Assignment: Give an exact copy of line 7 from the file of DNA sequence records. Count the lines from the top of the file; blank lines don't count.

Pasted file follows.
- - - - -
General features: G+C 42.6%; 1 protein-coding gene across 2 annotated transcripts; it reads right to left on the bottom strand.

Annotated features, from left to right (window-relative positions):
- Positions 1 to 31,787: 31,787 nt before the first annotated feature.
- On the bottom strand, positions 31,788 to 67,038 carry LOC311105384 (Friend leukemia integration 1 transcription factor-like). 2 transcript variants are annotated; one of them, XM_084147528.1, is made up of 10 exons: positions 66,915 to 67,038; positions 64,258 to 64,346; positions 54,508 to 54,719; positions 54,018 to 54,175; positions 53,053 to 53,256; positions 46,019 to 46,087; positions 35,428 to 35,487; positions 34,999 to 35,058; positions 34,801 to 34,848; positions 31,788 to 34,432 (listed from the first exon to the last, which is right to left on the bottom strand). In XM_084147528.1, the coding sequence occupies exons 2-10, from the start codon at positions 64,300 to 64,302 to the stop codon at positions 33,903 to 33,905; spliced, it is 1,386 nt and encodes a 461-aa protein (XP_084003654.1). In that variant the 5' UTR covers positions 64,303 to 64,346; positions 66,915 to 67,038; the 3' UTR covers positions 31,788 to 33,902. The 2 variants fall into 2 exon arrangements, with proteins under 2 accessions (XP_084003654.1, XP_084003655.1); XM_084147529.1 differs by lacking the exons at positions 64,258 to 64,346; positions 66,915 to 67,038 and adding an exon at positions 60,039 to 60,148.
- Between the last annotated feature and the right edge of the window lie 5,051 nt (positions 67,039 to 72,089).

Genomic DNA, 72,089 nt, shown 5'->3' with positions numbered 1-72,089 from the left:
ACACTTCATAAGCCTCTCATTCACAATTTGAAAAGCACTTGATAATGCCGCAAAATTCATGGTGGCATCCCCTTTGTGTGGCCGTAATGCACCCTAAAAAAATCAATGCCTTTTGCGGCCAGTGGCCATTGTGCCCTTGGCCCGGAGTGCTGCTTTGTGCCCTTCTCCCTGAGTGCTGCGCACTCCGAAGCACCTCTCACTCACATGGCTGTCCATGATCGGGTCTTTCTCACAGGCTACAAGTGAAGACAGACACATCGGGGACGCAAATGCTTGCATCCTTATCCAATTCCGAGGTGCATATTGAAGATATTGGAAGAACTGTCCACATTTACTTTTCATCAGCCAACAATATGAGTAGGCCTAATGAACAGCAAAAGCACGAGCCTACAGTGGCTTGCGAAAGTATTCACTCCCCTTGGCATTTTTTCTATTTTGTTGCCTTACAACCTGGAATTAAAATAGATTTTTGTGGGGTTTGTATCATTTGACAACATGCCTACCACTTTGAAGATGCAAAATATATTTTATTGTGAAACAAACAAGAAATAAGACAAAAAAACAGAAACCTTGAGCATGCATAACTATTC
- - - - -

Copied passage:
ACACTTCATAAGCCTCTCATTCACAATTTGAAAAGCACTTGATAATGCCGCAAAATTCATGGTGGCATCCCCTTTGTGTGGCCGTAATGCACCCTAAAAAAATCAATGCCTTTTGCGGCCAGTGGCCATTGTGCCCTTGGCCCGGAGTGCTGCTTTGTGCCCTTCTCCCTGAGTGCTGCGCACTCCGAAGCACCTCTCACTCACATGGCTGTCCATGATCGGGTCTTTCTCACAGGCTACAAGTGAAGACAGACACATCGGGGACGCAAATGCTTGCATCCTTATCCAATTCCGAGGTGCATATTGAAGATATTGGAAGAACTGTCCACATTTACTTTTCATCAGCCAACAATATGAGTAGGCCTAATGAACAGCAAAAGCACGAGCCTACAGTGGCTTGCGAAAGTATTCACTCCCCTTGGCATTTTTTCTATTTTGTTGCCTTACAACCTGGAATTAAAATAGATTTTTGTGGGGTTTGTATCATTTGACAACATGCCTACCACTTTGAAGATGCAAAATATATTTTATTGTGAAACAAACAAGAAATAAGACAAAAAAACAGAAACCTTGAGCATGCATAACTATTC